No fair! That's what EADS is crying about Canada's requirement that it won't agree to buy aircraft until there's proof that the planes can fly as advertised.

The European aircraft manufacturer is competing with Lockheed Martin to supply Canada with military transport planes. EADS is upset that the Canadian Department of National Defence acquisition policy "stipulated that competing aircraft had to complete a flight test by the time the contract was awarded in summer 2007. That rule automatically eliminated the EADS Airbus A400M, which would not be available until 2008, leaving the [Lockheed] C-130J as the only option," reports.

16 January 2007

US Coast Guard receives the HC-144A - But do the pilots want to fly them?

The United States Coast Guard has received the first EADS CASA HC-144A, a derivative of the CN-235/C-295, with advanced equipment for coastal patrol and surveillance, Finanz Nachrichten of Germany reports.

"The HC-144A's delivery is further proof of EADS North America's continuing strong support for the US Coast Guard and its mission to keep America safe and secure," puffs EADS North America Chairman and CEO Ralph Crosby.

But do Coast Guard pilots prefer the plane over others? One Coast Guard vet involved with the program in Washington loves the HC-144A, and says that critics are only trying to sabotage the mission. But we hear differently from pilots, and top Coast Guard officers have expressed safety concerns about the planes. Did Senator Richard Shelby of Alabama improperly pressure the Coast Guard to take the planes, at the behest of his former aide who is a lobbyist for EADS? Stay tuned.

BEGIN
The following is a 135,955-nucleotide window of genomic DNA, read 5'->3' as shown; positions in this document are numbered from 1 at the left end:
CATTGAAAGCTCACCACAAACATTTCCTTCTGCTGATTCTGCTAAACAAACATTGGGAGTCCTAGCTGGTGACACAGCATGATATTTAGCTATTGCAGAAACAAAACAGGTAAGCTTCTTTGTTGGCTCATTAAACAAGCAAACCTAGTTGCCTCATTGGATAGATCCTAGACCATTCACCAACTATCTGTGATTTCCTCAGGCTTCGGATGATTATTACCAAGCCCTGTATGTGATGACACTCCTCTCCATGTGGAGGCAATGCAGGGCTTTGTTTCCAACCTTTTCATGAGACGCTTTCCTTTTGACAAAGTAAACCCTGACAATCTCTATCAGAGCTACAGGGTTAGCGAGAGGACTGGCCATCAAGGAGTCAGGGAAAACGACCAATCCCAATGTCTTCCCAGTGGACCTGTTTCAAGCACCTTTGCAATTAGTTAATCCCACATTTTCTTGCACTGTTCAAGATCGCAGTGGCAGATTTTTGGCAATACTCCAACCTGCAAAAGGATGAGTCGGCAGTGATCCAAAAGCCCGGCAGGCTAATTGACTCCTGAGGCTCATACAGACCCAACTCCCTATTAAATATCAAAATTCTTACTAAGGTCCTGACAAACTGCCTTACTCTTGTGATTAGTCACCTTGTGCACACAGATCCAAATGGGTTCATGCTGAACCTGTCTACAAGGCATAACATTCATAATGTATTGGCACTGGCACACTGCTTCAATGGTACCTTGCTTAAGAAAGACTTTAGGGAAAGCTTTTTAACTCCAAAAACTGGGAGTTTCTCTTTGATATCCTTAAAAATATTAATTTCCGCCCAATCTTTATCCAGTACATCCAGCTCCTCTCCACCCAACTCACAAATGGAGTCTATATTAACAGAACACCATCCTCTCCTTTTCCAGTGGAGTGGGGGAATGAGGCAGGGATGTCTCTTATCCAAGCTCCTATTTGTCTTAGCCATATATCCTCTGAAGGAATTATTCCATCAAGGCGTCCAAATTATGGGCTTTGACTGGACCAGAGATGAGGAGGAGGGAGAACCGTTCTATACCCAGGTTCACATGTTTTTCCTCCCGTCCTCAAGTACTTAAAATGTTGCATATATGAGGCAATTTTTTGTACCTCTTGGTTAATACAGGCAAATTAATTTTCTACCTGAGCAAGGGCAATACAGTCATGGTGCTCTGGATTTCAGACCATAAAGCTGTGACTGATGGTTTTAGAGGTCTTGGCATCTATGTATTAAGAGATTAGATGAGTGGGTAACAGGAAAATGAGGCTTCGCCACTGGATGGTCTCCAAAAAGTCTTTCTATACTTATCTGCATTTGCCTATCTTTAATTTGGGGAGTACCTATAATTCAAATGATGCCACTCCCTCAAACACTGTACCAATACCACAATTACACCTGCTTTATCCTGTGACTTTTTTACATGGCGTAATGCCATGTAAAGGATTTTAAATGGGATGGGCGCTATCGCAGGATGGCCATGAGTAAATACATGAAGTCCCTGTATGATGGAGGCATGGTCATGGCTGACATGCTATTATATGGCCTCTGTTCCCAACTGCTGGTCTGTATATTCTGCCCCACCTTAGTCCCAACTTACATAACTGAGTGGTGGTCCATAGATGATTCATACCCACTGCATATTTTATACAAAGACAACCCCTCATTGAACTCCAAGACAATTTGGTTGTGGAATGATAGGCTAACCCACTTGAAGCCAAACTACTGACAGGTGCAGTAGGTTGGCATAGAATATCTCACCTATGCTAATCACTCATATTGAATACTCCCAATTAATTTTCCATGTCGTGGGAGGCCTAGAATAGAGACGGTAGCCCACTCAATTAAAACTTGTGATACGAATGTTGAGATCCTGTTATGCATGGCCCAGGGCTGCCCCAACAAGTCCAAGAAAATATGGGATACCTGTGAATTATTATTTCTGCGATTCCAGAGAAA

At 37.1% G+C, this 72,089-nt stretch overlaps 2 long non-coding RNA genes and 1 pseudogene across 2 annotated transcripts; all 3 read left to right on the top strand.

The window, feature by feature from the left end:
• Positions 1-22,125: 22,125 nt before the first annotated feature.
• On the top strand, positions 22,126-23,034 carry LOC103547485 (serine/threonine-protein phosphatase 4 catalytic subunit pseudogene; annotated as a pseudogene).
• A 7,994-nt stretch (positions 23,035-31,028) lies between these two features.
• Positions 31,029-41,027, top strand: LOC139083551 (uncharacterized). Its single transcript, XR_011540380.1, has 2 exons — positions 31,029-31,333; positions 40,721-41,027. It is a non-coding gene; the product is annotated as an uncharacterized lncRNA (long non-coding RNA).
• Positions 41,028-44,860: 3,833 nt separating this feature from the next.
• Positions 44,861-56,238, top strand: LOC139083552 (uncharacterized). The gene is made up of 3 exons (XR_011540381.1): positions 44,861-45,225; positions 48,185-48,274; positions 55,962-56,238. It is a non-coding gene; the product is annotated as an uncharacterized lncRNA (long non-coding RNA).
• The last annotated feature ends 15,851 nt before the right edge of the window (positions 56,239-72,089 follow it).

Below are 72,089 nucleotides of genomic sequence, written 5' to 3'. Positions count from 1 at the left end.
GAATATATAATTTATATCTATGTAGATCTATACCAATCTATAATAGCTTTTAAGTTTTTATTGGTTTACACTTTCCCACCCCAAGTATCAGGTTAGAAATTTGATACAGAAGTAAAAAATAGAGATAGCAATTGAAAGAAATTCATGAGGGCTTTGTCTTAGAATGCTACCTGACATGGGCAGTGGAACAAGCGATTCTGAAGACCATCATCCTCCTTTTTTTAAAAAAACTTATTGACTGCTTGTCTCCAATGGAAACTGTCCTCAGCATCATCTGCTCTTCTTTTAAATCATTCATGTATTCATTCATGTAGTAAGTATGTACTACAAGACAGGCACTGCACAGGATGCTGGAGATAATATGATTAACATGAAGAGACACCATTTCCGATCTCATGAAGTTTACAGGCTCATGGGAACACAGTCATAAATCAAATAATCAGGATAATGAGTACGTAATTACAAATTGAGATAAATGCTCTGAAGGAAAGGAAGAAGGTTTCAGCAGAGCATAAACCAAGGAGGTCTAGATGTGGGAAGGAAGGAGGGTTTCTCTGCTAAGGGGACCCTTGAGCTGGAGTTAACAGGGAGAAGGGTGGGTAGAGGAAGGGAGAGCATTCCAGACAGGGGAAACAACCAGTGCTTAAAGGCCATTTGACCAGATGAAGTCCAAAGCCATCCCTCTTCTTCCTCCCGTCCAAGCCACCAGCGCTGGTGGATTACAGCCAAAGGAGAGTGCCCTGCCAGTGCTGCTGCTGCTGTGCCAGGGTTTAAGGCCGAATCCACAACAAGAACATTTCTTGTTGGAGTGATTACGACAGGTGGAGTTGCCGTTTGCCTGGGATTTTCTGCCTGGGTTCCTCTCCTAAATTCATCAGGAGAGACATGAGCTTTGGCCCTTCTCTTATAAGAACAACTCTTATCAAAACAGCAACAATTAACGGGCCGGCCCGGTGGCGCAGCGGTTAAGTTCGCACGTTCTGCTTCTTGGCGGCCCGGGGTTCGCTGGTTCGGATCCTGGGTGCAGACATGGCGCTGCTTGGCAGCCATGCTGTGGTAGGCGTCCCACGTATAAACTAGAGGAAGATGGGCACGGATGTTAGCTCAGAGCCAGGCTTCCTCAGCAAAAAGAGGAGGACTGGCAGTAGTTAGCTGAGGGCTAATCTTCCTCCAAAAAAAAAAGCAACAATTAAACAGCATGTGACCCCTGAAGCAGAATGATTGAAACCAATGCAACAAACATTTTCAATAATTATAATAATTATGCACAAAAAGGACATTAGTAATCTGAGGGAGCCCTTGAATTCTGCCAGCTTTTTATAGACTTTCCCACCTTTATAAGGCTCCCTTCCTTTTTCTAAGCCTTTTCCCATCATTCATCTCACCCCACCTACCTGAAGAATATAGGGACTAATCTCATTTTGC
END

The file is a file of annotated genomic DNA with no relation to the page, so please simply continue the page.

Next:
15 January 2007

Canada calls EADS transport a 'paper airplane'

Smacking down the yet-to-be-produced EADS CASA A400 as a possible search and rescue plane, a Canadian Department of National Defence spokesman quips, "We don’t buy paper airplanes."

EADS CASA President Francisco Fernandez has acknowledged that the A400 is still suffering from about a dozen "difficulties" in "areas that present a critical risk," but said that the company was working on them.

The DND's apparent decision not to have a competitive bidding process to replace the Lockheed C-130 has irked some military observers, including a Halifax contributor who argues that Canada should not "sacrifice competition" (a reference to the EADS CASA C-295) for "speed" (the faster Alenia C-27J).

Spanish defense chief downplays EADS-Chavez deal

An American businessmen meeting with Spanish Defense Minister José Antonio Alonso asked an unwelcome question about the aborted EADS CASA plan to supply Venezuelan dictator Hugo Chavez with military transport planes.

Alonso seemed taken aback by the query, which was met with "murmurs and laughs" in the auditorium, Europa Press reports. He brushed off the American concerns, saying the issue was "old and antique."

The meeting took place at the Palace Hotel in Madrid on January 15 (pictured).

EADS CASA found itself in a pickle in Washington when it became known that the company was trying to sell Chavez the very same C-295 planes that it was attempting to sell the Pentagon as the new Joint Cargo Aircraft.

The Bush Administration embargoed US-made parts from the C-295s being sold to Chavez in early 2006. Faced with political pressure in Washington and considerable opposition from the blogosphere, EADS CASA canceled the deal a few months ago.

Poland: EADS CASA unreliable on C-295 deal

As part of its 2001 deal to sell Poland 10 transport aircraft for $300 million, EADS CASA was to have made good on "offset obligations," but Warsaw doesn't see signs that the company will meet them.

Deputy Economy Minister Pawel Poncyliusz intends to bring up the matter with Spain, according to Rzeczpospolita, a major Warsaw daily. EADS CASA has until 2010 to invest in a Polish offset program, but has made little indication that it will comply. Poland has already paid EADS CASA $212 million for delivery of C-295s.